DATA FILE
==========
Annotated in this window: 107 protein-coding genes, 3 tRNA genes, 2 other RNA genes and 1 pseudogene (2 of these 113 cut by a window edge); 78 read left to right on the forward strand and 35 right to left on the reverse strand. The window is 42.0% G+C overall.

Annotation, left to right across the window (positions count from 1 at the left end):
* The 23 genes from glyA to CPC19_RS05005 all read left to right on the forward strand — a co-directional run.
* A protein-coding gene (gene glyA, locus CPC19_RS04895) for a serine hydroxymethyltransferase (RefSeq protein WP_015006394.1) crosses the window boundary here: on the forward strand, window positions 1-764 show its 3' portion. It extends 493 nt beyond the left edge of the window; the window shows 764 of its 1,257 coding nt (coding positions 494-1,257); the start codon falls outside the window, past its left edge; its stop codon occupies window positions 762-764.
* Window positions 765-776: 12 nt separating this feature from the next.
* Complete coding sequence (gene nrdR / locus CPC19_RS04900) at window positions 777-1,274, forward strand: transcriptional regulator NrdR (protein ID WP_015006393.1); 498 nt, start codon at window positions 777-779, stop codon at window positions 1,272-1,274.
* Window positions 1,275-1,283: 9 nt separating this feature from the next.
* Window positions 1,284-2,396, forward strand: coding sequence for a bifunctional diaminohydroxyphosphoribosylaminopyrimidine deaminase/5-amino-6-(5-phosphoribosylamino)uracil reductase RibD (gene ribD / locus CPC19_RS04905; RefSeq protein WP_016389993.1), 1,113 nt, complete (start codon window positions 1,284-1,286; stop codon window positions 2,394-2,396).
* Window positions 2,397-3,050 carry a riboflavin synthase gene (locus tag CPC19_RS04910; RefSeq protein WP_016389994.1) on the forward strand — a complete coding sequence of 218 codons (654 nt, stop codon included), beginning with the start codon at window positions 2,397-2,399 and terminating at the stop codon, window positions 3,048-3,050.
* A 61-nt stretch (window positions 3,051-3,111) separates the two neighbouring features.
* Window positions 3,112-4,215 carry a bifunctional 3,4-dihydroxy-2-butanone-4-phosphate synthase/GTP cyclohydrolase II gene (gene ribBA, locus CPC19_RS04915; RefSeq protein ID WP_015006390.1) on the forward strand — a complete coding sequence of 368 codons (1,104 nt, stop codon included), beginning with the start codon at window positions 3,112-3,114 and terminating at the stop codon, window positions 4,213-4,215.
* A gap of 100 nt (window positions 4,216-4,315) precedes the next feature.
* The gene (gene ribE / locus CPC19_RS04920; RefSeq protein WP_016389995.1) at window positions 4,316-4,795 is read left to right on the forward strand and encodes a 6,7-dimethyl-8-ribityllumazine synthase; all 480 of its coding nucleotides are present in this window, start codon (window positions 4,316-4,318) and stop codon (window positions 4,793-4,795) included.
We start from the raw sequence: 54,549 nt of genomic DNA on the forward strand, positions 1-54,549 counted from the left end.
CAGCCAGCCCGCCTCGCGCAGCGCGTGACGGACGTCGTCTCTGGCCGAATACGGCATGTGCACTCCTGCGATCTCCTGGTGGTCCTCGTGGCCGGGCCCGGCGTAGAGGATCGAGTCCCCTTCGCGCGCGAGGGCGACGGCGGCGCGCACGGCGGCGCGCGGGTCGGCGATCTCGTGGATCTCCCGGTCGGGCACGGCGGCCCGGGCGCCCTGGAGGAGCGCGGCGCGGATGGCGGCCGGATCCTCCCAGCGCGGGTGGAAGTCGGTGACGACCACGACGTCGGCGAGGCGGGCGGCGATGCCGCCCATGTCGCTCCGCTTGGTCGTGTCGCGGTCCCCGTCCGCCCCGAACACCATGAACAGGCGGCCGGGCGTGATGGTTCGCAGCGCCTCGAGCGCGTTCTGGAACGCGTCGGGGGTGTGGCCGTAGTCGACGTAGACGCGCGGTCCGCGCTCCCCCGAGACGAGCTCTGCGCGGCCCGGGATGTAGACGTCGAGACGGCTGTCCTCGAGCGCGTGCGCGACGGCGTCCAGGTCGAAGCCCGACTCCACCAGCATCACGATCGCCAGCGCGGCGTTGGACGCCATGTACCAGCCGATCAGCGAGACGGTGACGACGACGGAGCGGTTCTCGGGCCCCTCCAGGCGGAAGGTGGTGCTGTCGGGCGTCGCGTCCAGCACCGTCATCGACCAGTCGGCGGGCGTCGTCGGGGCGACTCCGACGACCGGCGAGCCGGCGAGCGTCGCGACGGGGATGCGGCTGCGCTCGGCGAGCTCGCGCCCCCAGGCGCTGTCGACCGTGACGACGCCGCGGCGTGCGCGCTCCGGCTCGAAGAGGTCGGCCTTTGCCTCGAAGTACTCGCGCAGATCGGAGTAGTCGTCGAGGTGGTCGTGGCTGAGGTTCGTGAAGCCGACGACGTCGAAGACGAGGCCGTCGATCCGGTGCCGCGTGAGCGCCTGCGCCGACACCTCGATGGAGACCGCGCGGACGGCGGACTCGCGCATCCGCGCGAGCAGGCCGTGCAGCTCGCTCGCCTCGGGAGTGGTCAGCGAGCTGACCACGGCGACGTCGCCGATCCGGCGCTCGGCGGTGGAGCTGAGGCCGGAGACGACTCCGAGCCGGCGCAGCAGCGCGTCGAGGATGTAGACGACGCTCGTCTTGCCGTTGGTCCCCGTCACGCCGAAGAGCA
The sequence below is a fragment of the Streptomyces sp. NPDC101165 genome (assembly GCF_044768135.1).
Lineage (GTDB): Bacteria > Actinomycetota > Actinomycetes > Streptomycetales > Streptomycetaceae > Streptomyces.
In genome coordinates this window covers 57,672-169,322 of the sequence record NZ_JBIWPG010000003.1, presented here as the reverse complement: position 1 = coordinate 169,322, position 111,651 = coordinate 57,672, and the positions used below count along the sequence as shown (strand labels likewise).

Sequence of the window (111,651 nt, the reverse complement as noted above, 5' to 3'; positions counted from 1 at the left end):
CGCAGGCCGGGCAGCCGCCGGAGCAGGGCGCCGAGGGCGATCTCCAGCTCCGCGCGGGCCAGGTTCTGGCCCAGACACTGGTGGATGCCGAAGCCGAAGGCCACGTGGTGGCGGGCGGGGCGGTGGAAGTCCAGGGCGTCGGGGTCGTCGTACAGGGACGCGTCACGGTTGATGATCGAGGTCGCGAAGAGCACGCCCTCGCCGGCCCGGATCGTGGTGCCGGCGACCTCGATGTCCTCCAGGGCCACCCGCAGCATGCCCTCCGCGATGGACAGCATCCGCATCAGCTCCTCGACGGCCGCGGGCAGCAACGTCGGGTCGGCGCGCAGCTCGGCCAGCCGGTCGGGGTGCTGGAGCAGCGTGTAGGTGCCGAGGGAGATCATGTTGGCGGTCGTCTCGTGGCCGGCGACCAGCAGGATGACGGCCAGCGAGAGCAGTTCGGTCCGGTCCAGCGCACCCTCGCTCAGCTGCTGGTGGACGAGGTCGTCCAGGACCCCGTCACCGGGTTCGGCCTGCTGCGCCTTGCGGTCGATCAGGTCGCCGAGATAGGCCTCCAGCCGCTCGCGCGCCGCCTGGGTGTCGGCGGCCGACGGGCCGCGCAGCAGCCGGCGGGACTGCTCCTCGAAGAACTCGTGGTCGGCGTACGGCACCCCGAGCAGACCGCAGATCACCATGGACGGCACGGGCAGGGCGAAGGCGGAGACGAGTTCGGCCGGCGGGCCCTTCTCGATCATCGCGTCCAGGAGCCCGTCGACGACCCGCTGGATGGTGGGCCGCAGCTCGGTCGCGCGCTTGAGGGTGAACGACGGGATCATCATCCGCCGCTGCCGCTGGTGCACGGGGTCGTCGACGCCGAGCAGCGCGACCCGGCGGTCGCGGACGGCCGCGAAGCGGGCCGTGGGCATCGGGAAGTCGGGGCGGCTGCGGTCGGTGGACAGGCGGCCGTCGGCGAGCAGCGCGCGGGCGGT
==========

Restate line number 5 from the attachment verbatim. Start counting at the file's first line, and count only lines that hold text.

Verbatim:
* Window positions 765-776: 12 nt separating this feature from the next.